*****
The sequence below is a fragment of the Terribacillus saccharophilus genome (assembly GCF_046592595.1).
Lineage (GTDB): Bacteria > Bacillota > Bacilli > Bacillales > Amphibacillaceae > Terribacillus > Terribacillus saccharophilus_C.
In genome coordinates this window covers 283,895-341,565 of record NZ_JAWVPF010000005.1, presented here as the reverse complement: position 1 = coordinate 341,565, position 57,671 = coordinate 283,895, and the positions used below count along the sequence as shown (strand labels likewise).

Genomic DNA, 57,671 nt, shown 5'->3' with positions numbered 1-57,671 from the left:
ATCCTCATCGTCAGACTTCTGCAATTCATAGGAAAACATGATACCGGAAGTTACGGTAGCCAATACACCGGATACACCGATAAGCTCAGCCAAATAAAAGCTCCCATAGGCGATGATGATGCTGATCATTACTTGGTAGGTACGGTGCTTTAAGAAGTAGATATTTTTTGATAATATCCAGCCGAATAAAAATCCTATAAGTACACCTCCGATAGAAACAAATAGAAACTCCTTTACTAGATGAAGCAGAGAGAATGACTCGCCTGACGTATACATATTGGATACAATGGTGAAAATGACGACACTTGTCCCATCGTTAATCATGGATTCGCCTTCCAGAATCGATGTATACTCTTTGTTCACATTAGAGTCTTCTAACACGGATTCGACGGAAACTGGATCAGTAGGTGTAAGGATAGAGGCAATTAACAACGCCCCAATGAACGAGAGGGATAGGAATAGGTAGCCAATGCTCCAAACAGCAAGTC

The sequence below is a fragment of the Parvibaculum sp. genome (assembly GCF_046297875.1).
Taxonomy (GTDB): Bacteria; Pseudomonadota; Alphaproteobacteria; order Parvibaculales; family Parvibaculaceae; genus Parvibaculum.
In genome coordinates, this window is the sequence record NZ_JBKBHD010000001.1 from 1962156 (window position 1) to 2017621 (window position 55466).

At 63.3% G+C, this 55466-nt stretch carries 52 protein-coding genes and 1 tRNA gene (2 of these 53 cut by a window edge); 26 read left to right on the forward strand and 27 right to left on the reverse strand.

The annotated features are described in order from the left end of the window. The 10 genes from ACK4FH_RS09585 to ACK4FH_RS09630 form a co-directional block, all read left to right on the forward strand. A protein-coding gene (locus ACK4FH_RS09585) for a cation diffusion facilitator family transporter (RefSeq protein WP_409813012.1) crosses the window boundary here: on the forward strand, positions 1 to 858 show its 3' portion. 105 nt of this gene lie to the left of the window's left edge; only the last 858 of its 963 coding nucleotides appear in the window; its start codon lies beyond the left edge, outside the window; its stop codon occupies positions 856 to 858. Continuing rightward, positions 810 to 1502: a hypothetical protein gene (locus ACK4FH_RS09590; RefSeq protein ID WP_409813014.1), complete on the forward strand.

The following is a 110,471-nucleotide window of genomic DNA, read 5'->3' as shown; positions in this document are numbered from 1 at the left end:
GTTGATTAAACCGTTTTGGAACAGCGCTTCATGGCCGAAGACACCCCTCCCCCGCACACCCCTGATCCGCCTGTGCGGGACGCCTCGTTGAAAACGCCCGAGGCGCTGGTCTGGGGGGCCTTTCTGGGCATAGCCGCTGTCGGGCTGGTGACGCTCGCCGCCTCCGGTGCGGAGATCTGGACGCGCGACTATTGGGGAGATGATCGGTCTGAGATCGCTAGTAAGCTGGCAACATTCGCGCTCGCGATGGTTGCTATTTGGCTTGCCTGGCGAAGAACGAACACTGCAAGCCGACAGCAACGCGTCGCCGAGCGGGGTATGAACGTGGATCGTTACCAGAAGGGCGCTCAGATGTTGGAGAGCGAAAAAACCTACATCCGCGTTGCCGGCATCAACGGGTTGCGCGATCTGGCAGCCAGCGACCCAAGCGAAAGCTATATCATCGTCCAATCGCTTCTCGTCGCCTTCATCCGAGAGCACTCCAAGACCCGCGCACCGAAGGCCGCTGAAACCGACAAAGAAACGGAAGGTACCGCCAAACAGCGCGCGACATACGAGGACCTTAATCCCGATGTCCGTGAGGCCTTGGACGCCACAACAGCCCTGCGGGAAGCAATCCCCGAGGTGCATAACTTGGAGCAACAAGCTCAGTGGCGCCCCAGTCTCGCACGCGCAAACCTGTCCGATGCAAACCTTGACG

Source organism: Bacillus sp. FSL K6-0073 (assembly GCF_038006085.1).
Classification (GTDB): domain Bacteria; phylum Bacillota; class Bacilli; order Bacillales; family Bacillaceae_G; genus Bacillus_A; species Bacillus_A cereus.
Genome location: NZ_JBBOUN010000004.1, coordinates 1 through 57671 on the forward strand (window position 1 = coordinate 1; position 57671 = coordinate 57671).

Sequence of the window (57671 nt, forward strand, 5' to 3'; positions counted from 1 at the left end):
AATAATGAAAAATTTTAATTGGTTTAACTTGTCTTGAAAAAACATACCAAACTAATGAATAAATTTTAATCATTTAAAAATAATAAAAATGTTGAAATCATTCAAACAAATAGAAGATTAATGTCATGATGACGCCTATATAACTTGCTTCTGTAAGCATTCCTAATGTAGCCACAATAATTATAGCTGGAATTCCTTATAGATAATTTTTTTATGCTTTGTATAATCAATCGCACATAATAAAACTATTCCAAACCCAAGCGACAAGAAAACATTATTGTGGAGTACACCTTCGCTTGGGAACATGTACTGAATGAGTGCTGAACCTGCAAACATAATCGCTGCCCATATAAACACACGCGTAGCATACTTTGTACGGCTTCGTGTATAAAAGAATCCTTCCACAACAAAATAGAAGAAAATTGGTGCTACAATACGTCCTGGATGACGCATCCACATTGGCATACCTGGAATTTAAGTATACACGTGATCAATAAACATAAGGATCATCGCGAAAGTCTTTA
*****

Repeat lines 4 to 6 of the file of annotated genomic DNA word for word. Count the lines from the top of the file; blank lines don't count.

Genomic DNA, 57,671 nt, shown 5'->3' with positions numbered 1-57,671 from the left:
ATCCTCATCGTCAGACTTCTGCAATTCATAGGAAAACATGATACCGGAAGTTACGGTAGCCAATACACCGGATACACCGATAAGCTCAGCCAAATAAAAGCTCCCATAGGCGATGATGATGCTGATCATTACTTGGTAGGTACGGTGCTTTAAGAAGTAGATATTTTTTGATAATATCCAGCCGAATAAAAATCCTATAAGTACACCTCCGATAGAAACAAATAGAAACTCCTTTACTAGATGAAGCAGAGAGAATGACTCGCCTGACGTATACATATTGGATACAATGGTGAAAATGACGACACTTGTCCCATCGTTAATCATGGATTCGCCTTCCAGAATCGATGTATACTCTTTGTTCACATTAGAGTCTTCTAACACGGATTCGACGGAAACTGGATCAGTAGGTGTAAGGATAGAGGCAATTAACAACGCCCCAATGAACGAGAGGGATAGGAATAGGTAGCCAATGCTCCAAACAGCAAGTC

The sequence below is a fragment of the Parvibaculum sp. genome (assembly GCF_046297875.1).